You may think of the “Big Easy” on Fat Tuesday, but other towns throughout Louisiana and the wider Gulf Coast play host to raucous celebrations
Mobile is considered by many to be the birthplace of Mardi Gras, a tradition that began around 320 years ago when a group of French soldiers decided to have their own impromptu celebration in Alabama’s port city. Less than a decade later, they were parading down Dauphin Street in the center of town, pulling a giant bull’s head on wheels. Of course, New Orleans has its own origin story, and it’s this city that has taken Mardi Gras celebrations to a whole other level. “The two traditions are distinctive,” says Blackwell. For example, rather than krewes, Mobile has mystic societies that serve a similar purpose. “Yet they completely complement one another,” he adds.
Unlike New Orleans’ Mardi Gras parades, which take place throughout the city’s many neighborhoods and its greater surrounds, “All of our stuff is downtown,” says Blackwell. “It’s like a Broadway show unleashed on the streets.”
The Mobile Mask guide lists a complete rundown of upcoming events, though one not to miss is Joe Cain Day, which takes place annually the Sunday before Fat Tuesday. Cain was one of the main people credited with reviving Mobile’s Mardi Gras celebrations after the Civil War. Although he died in 1904 and was buried in Mobile County’s Odd Fellows Cemetery, a local novelist arranged to have Cain’s remains relocated to the city’s Church Street Graveyard in 1966, accompanied by a brass band procession. Now, anyone can partake in the yearly Joe Cain procession, which typically follows a graveyard gathering in which Cain’s grieving Merry Widows (dressed in all black) and much more upbeat Mistresses (dressed in all red)—both a part of the day’s traditional festivities—spend some time hurling mock insults at one another.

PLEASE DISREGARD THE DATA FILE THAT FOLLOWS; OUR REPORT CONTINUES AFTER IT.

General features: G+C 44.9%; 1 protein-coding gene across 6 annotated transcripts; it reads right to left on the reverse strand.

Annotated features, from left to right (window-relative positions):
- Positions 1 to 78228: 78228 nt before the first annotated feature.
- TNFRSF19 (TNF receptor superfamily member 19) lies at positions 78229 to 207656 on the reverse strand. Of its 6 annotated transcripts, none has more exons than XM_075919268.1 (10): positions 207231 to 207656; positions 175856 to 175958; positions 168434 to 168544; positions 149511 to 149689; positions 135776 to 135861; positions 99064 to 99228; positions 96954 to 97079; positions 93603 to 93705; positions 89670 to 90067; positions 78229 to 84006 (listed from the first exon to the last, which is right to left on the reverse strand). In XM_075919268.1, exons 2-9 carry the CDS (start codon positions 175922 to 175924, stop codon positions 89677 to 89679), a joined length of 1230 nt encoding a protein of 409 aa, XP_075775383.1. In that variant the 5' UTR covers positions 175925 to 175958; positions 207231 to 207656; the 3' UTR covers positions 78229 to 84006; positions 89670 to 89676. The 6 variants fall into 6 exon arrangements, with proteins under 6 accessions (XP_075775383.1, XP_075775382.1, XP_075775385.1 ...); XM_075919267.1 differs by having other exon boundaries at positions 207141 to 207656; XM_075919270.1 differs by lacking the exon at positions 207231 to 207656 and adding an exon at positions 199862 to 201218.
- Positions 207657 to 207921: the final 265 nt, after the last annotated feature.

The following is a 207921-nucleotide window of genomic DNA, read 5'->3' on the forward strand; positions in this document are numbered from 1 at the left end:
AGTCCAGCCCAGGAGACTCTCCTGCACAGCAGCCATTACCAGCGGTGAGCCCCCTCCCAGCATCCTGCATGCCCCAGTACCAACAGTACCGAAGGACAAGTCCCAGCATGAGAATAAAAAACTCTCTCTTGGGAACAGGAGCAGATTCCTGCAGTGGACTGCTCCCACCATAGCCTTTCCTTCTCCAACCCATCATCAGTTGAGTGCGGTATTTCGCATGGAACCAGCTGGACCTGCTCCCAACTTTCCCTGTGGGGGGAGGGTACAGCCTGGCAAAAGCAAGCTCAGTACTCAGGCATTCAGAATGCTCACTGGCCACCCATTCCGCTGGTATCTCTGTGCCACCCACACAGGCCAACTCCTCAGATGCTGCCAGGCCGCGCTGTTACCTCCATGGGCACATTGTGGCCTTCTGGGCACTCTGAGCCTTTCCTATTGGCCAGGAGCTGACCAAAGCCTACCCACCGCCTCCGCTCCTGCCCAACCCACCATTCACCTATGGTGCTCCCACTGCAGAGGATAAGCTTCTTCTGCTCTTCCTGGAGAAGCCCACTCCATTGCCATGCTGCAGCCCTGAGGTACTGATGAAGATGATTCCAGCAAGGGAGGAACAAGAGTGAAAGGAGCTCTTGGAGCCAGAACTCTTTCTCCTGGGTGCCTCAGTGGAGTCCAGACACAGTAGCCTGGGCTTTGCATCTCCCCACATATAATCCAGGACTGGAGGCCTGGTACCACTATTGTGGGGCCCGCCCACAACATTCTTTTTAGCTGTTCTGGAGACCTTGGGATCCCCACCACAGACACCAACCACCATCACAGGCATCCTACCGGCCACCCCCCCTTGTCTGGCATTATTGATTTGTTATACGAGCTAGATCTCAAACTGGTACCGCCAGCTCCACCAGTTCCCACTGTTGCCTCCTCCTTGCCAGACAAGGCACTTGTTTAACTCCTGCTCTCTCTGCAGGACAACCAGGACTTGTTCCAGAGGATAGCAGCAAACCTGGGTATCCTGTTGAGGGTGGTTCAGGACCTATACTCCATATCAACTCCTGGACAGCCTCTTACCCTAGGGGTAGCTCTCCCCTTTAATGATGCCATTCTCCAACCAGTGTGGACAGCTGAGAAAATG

Fat Tuesday parades kick off at 10:30 a.m. with the Order of Athena, the only women’s group to parade on Mardi Gras in Mobile, and conclude with the city’s oldest continuous Mardi Gras parading group, the Order of Myths, who’ve been hitting the streets since 1868. Keep an eye out for their emblem float, which always includes a jester-dressed “Folly” chasing “Death” (recognizable by his skeleton suit) around a Greek-style column.
When it comes to throws, Moon Pies are a Mobile favorite. Chocolate is probably the most popular flavor, though vanilla, banana and the rare coconut Moon Pie are hot commodities as well.
First published by Smithsonian Magazine. Read full story here.